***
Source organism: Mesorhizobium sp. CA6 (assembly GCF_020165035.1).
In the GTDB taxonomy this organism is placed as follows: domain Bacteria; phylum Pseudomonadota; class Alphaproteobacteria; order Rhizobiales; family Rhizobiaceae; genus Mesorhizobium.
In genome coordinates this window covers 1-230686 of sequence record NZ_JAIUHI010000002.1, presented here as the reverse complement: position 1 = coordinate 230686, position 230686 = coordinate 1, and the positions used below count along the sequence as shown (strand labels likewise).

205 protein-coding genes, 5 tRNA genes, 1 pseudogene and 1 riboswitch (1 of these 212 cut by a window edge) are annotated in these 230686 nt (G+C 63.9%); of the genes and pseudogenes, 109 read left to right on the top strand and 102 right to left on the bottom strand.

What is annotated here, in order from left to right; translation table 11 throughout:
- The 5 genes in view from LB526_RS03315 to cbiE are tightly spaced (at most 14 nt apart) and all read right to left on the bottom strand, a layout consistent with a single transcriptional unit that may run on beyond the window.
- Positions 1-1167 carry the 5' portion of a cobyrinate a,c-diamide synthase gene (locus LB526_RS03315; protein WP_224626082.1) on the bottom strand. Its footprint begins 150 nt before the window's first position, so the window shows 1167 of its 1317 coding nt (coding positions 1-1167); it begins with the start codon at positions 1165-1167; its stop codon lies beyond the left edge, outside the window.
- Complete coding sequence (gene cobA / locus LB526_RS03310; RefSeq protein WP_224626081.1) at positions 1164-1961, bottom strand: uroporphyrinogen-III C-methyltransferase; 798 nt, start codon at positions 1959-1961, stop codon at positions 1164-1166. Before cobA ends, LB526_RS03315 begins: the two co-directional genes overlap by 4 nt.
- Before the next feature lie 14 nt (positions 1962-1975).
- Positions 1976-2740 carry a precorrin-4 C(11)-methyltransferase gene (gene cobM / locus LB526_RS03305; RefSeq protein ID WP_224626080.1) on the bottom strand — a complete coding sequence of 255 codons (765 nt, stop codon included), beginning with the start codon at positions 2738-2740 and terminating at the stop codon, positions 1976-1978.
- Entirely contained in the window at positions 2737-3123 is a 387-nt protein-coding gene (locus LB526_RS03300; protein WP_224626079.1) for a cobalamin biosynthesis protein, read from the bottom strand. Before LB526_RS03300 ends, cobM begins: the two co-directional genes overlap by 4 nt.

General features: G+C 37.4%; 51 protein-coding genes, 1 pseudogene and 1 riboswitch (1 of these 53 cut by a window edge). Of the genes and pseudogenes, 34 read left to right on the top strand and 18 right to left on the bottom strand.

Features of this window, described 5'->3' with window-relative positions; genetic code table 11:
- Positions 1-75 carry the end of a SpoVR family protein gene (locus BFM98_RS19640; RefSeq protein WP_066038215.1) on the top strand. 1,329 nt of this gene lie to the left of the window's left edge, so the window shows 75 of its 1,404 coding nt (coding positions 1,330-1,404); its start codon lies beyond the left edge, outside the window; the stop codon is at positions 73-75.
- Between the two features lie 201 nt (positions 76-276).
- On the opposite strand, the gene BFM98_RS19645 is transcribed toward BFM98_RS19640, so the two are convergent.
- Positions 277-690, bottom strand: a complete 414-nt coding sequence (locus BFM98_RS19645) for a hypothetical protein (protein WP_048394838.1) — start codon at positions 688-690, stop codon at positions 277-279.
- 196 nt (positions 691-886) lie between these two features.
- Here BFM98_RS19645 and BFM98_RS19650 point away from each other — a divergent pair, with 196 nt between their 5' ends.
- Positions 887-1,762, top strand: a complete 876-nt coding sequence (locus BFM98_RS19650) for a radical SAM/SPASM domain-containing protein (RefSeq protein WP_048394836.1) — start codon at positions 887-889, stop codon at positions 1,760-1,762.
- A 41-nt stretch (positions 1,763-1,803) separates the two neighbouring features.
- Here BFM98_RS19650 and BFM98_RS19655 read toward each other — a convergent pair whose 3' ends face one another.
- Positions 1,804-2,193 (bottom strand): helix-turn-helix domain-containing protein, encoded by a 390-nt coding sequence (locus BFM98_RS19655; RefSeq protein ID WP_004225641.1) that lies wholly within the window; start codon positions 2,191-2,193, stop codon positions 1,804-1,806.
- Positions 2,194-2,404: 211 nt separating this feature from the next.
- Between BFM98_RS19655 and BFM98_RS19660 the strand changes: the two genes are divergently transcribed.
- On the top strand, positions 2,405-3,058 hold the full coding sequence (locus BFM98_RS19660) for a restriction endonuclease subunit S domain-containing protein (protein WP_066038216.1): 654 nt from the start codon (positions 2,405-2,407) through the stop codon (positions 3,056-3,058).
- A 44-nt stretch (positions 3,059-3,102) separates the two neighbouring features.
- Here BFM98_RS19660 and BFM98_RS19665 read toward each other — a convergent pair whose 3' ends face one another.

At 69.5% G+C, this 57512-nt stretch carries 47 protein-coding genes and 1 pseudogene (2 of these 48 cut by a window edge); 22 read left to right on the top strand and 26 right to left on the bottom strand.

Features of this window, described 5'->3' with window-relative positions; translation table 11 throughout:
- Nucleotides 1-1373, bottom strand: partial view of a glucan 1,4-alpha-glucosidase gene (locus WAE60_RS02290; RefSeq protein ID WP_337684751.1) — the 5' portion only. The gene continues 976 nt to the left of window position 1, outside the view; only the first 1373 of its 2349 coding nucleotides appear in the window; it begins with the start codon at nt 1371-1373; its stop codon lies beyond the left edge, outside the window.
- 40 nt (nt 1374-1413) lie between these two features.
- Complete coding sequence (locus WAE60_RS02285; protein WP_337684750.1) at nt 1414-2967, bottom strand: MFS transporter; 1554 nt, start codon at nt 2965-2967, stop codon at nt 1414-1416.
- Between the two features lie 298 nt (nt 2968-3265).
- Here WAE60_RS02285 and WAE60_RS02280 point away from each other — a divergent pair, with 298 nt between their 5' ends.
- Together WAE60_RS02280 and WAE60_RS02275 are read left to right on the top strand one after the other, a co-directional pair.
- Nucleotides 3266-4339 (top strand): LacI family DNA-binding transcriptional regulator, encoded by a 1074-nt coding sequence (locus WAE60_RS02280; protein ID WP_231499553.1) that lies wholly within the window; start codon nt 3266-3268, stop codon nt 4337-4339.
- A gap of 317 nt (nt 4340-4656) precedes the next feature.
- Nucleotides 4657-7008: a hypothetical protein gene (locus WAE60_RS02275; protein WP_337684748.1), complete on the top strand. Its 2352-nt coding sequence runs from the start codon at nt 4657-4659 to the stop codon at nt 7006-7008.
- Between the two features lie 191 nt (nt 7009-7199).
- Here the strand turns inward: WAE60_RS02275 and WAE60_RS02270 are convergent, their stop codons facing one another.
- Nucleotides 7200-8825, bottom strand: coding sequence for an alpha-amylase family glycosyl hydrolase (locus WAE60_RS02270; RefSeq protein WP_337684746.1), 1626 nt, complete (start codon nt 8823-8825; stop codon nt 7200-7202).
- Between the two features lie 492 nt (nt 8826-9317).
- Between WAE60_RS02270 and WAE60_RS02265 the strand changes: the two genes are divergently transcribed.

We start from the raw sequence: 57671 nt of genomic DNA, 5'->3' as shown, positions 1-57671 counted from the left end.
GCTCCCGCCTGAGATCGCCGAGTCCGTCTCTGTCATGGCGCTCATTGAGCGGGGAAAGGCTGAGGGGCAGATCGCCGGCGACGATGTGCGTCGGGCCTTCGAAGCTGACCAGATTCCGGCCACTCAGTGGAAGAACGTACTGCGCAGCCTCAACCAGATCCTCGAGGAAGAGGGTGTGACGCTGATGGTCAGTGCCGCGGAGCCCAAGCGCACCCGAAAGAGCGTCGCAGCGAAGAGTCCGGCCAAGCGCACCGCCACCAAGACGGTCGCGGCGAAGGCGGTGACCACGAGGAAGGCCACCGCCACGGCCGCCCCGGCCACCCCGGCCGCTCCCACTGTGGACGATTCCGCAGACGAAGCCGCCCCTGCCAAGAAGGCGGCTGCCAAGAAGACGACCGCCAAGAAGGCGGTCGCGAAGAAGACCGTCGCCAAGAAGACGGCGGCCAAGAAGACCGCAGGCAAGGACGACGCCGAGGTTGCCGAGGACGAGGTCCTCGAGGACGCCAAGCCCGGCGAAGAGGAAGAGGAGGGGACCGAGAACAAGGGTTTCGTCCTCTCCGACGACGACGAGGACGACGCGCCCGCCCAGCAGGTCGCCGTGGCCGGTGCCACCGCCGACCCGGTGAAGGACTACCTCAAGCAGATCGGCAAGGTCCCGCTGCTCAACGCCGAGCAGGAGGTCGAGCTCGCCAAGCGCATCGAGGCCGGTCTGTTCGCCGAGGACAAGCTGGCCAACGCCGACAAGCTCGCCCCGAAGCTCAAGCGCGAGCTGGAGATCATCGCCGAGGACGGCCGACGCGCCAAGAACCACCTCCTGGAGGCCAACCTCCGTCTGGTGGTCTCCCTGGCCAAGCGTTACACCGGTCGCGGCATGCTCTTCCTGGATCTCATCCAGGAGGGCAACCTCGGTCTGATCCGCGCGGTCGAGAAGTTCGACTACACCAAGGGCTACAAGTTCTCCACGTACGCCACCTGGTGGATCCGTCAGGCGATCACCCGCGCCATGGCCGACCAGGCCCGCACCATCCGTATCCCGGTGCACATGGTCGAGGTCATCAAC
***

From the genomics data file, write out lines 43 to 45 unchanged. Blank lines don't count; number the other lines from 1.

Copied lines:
- Between the two features lie 492 nt (nt 8826-9317).
- Between WAE60_RS02270 and WAE60_RS02265 the strand changes: the two genes are divergently transcribed.

We start from the raw sequence: 57671 nt of genomic DNA, 5'->3' as shown, positions 1-57671 counted from the left end.